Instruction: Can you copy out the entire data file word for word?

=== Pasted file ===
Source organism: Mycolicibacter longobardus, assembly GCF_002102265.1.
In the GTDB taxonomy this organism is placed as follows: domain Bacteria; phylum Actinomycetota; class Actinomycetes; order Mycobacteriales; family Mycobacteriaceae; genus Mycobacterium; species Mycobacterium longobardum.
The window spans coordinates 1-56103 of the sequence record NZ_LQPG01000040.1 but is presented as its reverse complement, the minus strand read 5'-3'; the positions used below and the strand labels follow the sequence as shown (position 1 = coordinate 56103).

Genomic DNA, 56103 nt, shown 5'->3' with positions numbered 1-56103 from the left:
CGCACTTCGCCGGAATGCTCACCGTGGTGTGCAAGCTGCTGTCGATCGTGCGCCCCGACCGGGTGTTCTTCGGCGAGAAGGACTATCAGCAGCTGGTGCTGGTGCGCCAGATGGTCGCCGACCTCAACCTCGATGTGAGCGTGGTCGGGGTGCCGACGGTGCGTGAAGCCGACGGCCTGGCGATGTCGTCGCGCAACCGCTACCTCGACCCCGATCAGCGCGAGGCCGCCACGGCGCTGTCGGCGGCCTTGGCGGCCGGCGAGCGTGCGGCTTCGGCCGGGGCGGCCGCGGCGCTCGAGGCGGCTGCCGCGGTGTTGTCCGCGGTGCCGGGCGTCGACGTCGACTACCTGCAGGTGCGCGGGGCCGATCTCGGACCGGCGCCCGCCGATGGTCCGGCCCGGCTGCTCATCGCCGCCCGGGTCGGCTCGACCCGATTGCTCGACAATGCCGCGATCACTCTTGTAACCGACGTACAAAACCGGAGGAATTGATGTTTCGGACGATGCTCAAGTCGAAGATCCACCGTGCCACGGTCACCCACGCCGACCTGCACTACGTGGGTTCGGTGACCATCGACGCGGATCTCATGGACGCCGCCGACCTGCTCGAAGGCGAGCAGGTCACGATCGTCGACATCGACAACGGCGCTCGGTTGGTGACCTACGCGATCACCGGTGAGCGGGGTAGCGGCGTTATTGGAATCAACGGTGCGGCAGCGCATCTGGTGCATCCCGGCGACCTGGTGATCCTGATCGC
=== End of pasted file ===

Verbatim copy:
Source organism: Mycolicibacter longobardus, assembly GCF_002102265.1.
In the GTDB taxonomy this organism is placed as follows: domain Bacteria; phylum Actinomycetota; class Actinomycetes; order Mycobacteriales; family Mycobacteriaceae; genus Mycobacterium; species Mycobacterium longobardum.
The window spans coordinates 1-56103 of the sequence record NZ_LQPG01000040.1 but is presented as its reverse complement, the minus strand read 5'-3'; the positions used below and the strand labels follow the sequence as shown (position 1 = coordinate 56103).

Genomic DNA, 56103 nt, shown 5'->3' with positions numbered 1-56103 from the left:
CGCACTTCGCCGGAATGCTCACCGTGGTGTGCAAGCTGCTGTCGATCGTGCGCCCCGACCGGGTGTTCTTCGGCGAGAAGGACTATCAGCAGCTGGTGCTGGTGCGCCAGATGGTCGCCGACCTCAACCTCGATGTGAGCGTGGTCGGGGTGCCGACGGTGCGTGAAGCCGACGGCCTGGCGATGTCGTCGCGCAACCGCTACCTCGACCCCGATCAGCGCGAGGCCGCCACGGCGCTGTCGGCGGCCTTGGCGGCCGGCGAGCGTGCGGCTTCGGCCGGGGCGGCCGCGGCGCTCGAGGCGGCTGCCGCGGTGTTGTCCGCGGTGCCGGGCGTCGACGTCGACTACCTGCAGGTGCGCGGGGCCGATCTCGGACCGGCGCCCGCCGATGGTCCGGCCCGGCTGCTCATCGCCGCCCGGGTCGGCTCGACCCGATTGCTCGACAATGCCGCGATCACTCTTGTAACCGACGTACAAAACCGGAGGAATTGATGTTTCGGACGATGCTCAAGTCGAAGATCCACCGTGCCACGGTCACCCACGCCGACCTGCACTACGTGGGTTCGGTGACCATCGACGCGGATCTCATGGACGCCGCCGACCTGCTCGAAGGCGAGCAGGTCACGATCGTCGACATCGACAACGGCGCTCGGTTGGTGACCTACGCGATCACCGGTGAGCGGGGTAGCGGCGTTATTGGAATCAACGGTGCGGCAGCGCATCTGGTGCATCCCGGCGACCTGGTGATCCTGATCGC